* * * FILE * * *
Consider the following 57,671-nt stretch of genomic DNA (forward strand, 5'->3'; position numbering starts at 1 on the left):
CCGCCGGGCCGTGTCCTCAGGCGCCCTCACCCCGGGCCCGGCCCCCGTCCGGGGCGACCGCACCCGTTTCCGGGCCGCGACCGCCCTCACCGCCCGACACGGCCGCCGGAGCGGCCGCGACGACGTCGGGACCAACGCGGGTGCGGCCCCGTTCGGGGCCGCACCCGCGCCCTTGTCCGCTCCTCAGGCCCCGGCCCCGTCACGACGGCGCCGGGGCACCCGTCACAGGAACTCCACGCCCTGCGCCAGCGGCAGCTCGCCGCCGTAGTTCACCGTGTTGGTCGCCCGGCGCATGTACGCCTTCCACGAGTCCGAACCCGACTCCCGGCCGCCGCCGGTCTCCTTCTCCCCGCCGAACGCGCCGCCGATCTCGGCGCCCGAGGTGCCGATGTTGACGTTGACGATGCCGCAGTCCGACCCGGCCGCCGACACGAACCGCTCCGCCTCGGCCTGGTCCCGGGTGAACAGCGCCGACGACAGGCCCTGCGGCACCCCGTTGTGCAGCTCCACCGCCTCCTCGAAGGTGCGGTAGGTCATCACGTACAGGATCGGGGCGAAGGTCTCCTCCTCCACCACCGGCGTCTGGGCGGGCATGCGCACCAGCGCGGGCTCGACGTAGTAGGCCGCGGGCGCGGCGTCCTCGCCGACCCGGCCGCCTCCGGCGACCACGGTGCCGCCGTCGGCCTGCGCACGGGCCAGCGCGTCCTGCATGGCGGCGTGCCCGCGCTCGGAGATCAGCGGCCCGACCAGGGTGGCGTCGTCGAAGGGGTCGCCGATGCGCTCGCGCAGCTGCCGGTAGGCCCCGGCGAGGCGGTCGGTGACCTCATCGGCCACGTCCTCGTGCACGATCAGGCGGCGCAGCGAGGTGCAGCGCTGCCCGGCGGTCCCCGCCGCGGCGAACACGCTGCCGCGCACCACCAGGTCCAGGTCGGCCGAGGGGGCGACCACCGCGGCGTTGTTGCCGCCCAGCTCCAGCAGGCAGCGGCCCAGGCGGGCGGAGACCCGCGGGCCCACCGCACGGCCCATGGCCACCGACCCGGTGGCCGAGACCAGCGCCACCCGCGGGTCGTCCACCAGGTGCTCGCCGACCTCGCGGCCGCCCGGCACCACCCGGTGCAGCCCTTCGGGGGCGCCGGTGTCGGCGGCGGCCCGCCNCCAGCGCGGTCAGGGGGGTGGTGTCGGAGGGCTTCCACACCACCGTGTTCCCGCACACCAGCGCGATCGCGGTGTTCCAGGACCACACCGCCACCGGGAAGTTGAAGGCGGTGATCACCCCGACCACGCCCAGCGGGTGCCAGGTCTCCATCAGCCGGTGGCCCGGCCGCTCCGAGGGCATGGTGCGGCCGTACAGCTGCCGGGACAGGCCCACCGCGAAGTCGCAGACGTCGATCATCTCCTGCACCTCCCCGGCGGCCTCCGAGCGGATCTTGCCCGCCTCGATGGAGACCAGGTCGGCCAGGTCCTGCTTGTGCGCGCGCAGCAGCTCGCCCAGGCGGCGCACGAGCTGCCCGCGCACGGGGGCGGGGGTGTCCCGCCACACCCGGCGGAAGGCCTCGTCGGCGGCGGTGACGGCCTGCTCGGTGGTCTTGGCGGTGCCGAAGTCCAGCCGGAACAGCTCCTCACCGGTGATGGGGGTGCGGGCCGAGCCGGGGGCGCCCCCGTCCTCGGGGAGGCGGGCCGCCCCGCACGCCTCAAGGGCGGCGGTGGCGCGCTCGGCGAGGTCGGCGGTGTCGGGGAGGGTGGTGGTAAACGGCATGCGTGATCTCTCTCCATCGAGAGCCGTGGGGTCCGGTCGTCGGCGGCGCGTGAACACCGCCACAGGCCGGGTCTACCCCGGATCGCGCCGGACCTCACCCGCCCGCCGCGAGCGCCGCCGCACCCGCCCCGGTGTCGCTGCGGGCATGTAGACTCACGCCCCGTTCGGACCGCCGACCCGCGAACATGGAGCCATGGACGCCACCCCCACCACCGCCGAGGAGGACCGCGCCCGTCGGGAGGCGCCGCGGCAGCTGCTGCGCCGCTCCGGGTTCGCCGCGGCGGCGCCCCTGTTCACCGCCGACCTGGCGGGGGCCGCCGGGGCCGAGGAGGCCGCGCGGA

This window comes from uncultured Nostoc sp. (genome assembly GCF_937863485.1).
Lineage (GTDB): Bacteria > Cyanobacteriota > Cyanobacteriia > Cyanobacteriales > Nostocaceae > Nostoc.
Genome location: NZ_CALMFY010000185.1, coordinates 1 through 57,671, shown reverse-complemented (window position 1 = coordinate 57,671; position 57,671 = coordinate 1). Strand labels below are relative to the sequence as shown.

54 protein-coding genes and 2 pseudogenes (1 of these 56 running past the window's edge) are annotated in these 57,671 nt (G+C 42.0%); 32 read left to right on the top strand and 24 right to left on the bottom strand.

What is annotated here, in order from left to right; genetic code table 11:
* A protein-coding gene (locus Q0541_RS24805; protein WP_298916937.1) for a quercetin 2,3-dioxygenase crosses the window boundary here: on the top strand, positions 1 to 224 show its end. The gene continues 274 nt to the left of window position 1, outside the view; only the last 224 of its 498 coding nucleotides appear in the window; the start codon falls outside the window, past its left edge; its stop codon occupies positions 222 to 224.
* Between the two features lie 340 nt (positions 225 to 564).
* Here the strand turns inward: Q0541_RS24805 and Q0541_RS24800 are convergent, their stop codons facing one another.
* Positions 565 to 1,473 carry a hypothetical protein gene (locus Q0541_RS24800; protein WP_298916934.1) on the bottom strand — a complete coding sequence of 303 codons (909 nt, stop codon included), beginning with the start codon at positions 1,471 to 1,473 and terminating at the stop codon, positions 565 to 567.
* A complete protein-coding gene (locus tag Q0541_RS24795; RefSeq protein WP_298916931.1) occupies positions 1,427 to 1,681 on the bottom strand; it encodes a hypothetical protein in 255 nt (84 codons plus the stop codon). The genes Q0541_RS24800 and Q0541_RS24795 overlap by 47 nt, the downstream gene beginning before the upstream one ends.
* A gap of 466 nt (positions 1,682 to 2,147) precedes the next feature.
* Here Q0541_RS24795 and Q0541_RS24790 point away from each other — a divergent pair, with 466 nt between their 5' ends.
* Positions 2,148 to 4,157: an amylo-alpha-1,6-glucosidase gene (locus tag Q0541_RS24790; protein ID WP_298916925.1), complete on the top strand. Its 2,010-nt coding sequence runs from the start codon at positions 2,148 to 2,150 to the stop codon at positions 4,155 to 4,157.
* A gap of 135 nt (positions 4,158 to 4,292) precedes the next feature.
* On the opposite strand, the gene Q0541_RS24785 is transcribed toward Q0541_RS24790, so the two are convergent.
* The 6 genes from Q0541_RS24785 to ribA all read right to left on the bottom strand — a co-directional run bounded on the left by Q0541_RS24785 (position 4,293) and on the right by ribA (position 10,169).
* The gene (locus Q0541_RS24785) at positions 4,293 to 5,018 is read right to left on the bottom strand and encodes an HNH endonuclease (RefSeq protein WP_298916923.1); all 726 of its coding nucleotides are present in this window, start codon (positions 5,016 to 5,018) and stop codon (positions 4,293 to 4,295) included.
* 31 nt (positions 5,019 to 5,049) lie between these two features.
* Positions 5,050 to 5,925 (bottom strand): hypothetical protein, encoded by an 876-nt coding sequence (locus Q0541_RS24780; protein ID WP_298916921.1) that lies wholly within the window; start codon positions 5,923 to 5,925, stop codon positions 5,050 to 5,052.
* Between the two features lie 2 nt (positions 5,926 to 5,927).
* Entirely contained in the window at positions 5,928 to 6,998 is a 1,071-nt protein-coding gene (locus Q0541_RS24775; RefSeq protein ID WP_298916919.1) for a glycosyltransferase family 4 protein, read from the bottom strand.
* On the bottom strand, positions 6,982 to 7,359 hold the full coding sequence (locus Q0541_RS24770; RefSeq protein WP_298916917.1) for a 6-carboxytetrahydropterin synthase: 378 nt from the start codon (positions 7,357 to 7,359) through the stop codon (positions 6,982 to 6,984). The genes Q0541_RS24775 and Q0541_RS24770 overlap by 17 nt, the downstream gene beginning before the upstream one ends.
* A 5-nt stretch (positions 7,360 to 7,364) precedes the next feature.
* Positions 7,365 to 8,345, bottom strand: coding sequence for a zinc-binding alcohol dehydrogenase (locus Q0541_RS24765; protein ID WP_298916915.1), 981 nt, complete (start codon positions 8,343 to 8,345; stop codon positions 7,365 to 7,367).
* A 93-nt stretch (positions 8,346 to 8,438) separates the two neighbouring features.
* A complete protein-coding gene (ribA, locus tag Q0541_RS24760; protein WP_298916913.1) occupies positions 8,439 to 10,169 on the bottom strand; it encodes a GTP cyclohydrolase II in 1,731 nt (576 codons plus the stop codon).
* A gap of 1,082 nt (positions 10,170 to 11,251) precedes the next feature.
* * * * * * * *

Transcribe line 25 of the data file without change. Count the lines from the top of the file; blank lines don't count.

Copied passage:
* A 5-nt stretch (positions 7,360 to 7,364) precedes the next feature.